Government delegations will gather at the end of January for the concluding session on the UN Cybercrime Treaty. The outcome of these negotiations could dictate national cyber policies for years to come.

Six sessions of the Ad Hoc Committee to Elaborate a Comprehensive International Convention on Countering the Use of Information and Communications Technologies for Criminal Purposes, five inter-sessional consultations, and several informal consultations have not resolved many fundamental issues. A consensus has not emerged on the scope of the treaty, nor on key definitions, or on the most fundamental provisions in the chapters related to criminalization, law enforcement, and international cooperation. This lack of progress is evident in the revised draft text of the treaty published in November. It is also clear that the current text is overbroad and unbalanced. In fact, if adopted in its current form, the treaty would allow States to adopt measures undermining human rights protection as well as security of digital communications.

What is a cyber-crime? Still to be determined…

There remains significant disagreement on the scope of the future treaty, including what crimes it should cover. Given lack of consensus, one would expect the treaty to narrowly focus on cyber-dependent crimes – offenses in which Information and Communications Technologies (ICTs) are the direct objects as well as instruments of the crimes. Instead, the current draft is overbroad in at least three ways.

Firstly, the list of crimes in the revised draft goes well beyond cyber-dependent crimes. A useful reference for the types of crimes that are inherently ICT crimes can be found in Articles 2-6 of the Budapest Convention: illegal access to computing systems, illegal interception of communications, data interference, system interference, and misuse of devices.

The revised draft of the treaty does not include some of the most concerning crimes proposed by certain delegations, such as “extremism-related offenses” or “terrorism-related offenses.” These would have, in the absence of internationally agreed definitions for those crimes, inevitably justified human rights repressive practices, such as the prosecution of political opponents, human rights defenders, and journalists and the unlawful restriction of the exercise of the rights to freedom of expression and peaceful assembly. However, the draft text includes cyber-enabled offenses such as computer related theft or fraud (Article 12), laundering of proceeds of crimes (Article 16), and an open-ended provision to crimes under other “applicable international conventions and protocols” (Article 17). If adopted in its current form, Article 17 in particular would significantly expand the scope of the treaty.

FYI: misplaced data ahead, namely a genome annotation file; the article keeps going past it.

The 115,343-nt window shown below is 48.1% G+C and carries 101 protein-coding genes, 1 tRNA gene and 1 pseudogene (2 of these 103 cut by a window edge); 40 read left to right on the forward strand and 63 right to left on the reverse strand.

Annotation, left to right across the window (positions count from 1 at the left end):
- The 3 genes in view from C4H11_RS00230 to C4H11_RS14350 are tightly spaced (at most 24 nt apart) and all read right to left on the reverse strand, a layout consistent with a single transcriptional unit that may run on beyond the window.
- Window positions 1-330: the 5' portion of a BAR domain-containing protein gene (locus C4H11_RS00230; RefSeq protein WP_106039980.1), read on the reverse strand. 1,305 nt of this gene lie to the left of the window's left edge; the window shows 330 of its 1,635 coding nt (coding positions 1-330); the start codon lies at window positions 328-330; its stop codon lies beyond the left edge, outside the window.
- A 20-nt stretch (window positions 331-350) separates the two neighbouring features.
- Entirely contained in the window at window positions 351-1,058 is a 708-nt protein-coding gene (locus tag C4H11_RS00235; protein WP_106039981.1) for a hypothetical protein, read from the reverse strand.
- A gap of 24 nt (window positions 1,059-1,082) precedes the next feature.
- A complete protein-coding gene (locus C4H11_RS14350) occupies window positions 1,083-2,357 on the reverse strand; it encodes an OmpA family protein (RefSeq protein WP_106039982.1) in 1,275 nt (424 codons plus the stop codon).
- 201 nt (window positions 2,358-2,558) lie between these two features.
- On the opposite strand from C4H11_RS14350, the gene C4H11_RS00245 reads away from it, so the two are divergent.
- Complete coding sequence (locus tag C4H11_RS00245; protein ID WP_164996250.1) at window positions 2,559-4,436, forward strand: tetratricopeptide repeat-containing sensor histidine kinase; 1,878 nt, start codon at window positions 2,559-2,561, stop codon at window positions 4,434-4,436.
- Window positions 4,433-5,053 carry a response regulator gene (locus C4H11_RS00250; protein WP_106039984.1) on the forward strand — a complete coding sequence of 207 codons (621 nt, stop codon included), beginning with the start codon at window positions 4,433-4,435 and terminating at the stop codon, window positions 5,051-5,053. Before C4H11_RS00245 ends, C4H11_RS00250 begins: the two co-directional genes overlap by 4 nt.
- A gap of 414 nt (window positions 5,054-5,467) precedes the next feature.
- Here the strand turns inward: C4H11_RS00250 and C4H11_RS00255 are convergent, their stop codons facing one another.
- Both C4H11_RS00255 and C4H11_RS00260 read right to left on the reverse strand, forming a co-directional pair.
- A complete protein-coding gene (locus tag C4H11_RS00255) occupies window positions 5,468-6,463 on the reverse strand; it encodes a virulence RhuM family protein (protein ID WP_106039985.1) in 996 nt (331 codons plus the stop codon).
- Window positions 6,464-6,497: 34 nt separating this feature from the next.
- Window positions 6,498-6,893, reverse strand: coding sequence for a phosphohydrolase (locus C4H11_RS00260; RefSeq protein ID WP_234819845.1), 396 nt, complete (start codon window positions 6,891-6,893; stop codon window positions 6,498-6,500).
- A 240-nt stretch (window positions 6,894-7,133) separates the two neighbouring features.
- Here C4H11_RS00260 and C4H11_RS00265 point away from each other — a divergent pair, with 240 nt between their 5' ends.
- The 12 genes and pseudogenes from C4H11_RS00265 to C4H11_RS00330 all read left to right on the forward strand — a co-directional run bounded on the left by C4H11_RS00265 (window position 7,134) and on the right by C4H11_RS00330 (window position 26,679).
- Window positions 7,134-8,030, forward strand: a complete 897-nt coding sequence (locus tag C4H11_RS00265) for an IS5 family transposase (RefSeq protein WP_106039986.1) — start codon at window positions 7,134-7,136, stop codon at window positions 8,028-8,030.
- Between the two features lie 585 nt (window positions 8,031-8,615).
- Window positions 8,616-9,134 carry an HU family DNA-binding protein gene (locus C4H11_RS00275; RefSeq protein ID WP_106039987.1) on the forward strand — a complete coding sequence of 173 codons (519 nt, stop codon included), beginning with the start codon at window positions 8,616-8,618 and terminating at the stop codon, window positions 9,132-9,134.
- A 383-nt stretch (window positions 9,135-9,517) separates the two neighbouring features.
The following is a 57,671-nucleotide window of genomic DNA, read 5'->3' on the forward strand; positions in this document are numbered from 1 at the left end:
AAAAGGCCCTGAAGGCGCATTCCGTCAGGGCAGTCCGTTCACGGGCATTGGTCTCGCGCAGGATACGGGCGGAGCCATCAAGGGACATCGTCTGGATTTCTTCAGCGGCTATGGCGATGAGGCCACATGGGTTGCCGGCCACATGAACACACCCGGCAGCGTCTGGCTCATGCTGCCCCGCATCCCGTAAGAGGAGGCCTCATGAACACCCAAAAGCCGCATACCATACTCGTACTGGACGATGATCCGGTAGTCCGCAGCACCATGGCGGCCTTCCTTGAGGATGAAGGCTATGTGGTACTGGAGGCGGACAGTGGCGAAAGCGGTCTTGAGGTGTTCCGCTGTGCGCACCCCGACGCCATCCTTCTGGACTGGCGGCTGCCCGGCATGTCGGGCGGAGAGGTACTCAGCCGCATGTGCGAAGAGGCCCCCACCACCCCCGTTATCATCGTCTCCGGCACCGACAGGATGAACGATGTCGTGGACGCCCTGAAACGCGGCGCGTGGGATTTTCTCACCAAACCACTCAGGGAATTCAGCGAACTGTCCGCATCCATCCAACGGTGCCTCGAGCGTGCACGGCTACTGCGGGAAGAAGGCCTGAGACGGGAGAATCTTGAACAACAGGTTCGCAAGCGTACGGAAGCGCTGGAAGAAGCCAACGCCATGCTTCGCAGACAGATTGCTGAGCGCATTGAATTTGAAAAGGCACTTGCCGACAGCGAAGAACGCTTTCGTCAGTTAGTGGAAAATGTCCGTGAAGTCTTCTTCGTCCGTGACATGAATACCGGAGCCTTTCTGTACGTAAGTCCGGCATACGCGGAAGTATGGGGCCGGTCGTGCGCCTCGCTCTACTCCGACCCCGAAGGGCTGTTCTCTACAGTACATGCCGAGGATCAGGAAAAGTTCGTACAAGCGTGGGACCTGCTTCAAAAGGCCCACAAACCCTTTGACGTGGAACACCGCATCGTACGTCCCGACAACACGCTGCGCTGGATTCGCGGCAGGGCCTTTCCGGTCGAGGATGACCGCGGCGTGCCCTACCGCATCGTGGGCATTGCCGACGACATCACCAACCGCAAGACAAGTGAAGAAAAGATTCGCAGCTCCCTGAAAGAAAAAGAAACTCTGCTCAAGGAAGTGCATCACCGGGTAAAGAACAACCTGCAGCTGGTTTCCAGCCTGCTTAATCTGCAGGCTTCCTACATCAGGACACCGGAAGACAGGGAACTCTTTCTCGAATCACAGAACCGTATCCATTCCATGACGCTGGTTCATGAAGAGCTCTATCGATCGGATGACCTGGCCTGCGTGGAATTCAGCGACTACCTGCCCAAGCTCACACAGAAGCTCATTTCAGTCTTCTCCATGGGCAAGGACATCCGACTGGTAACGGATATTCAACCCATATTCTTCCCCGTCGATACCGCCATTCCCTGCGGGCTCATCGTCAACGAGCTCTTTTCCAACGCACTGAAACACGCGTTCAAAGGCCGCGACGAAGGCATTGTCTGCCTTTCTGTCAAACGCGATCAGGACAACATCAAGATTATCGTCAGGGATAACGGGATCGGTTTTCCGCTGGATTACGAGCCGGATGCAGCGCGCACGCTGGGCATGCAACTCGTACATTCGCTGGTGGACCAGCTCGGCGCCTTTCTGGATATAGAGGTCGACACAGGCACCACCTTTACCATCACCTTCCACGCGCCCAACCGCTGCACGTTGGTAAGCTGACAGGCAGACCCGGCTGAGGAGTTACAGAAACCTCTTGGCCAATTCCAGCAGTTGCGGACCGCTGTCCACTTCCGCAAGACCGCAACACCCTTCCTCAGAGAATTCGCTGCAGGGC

Secondly, the proposed definition of the crimes does not include a requirement of criminal intent and harm. Standards currently in the text such as “without authorization” or “without right” are not sufficient to mitigate the risk of prosecuting individuals for behavior that did not, or could not have been expected to, cause any harm or damage. As a result, it could lead to the criminal prosecution of acts carried out with beneficial intent, such as security research, the activities of whistle-blowers, or investigative journalism. Ultimately it could act as a significant chilling factor, undermining the security of digital communications.